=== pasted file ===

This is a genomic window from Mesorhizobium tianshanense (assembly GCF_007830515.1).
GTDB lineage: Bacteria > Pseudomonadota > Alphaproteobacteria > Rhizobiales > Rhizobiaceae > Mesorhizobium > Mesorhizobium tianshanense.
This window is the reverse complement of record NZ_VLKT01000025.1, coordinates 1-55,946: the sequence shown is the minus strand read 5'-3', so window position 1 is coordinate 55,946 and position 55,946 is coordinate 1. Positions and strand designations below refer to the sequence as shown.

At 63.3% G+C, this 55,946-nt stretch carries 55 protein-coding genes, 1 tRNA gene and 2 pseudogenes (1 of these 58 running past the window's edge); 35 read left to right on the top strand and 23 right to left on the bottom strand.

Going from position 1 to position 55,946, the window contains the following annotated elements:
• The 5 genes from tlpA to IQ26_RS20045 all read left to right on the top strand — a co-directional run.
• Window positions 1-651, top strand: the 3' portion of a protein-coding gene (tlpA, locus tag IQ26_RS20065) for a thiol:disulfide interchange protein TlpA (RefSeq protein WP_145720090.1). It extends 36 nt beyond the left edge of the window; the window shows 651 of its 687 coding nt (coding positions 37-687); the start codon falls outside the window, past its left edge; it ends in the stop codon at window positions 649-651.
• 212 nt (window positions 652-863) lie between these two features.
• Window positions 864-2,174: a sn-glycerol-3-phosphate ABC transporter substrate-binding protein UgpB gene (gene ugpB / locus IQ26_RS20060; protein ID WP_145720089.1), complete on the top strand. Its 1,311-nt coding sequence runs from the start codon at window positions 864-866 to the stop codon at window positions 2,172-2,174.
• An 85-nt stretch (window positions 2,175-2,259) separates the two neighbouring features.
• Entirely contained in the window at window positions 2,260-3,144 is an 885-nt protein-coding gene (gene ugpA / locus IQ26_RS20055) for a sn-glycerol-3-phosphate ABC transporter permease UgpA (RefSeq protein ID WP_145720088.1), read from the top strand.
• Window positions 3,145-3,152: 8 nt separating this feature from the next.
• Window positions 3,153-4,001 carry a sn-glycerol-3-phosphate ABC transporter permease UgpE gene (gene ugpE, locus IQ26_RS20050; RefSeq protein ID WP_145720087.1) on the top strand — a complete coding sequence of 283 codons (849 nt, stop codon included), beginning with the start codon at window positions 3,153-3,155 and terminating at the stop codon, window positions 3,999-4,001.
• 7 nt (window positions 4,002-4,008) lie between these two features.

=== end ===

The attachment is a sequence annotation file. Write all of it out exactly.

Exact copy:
This is a genomic window from Mesorhizobium tianshanense (assembly GCF_007830515.1).
GTDB lineage: Bacteria > Pseudomonadota > Alphaproteobacteria > Rhizobiales > Rhizobiaceae > Mesorhizobium > Mesorhizobium tianshanense.
This window is the reverse complement of record NZ_VLKT01000025.1, coordinates 1-55,946: the sequence shown is the minus strand read 5'-3', so window position 1 is coordinate 55,946 and position 55,946 is coordinate 1. Positions and strand designations below refer to the sequence as shown.

At 63.3% G+C, this 55,946-nt stretch carries 55 protein-coding genes, 1 tRNA gene and 2 pseudogenes (1 of these 58 running past the window's edge); 35 read left to right on the top strand and 23 right to left on the bottom strand.

Going from position 1 to position 55,946, the window contains the following annotated elements:
• The 5 genes from tlpA to IQ26_RS20045 all read left to right on the top strand — a co-directional run.
• Window positions 1-651, top strand: the 3' portion of a protein-coding gene (tlpA, locus tag IQ26_RS20065) for a thiol:disulfide interchange protein TlpA (RefSeq protein WP_145720090.1). It extends 36 nt beyond the left edge of the window; the window shows 651 of its 687 coding nt (coding positions 37-687); the start codon falls outside the window, past its left edge; it ends in the stop codon at window positions 649-651.
• 212 nt (window positions 652-863) lie between these two features.
• Window positions 864-2,174: a sn-glycerol-3-phosphate ABC transporter substrate-binding protein UgpB gene (gene ugpB / locus IQ26_RS20060; protein ID WP_145720089.1), complete on the top strand. Its 1,311-nt coding sequence runs from the start codon at window positions 864-866 to the stop codon at window positions 2,172-2,174.
• An 85-nt stretch (window positions 2,175-2,259) separates the two neighbouring features.
• Entirely contained in the window at window positions 2,260-3,144 is an 885-nt protein-coding gene (gene ugpA / locus IQ26_RS20055) for a sn-glycerol-3-phosphate ABC transporter permease UgpA (RefSeq protein ID WP_145720088.1), read from the top strand.
• Window positions 3,145-3,152: 8 nt separating this feature from the next.
• Window positions 3,153-4,001 carry a sn-glycerol-3-phosphate ABC transporter permease UgpE gene (gene ugpE, locus IQ26_RS20050; RefSeq protein ID WP_145720087.1) on the top strand — a complete coding sequence of 283 codons (849 nt, stop codon included), beginning with the start codon at window positions 3,153-3,155 and terminating at the stop codon, window positions 3,999-4,001.
• 7 nt (window positions 4,002-4,008) lie between these two features.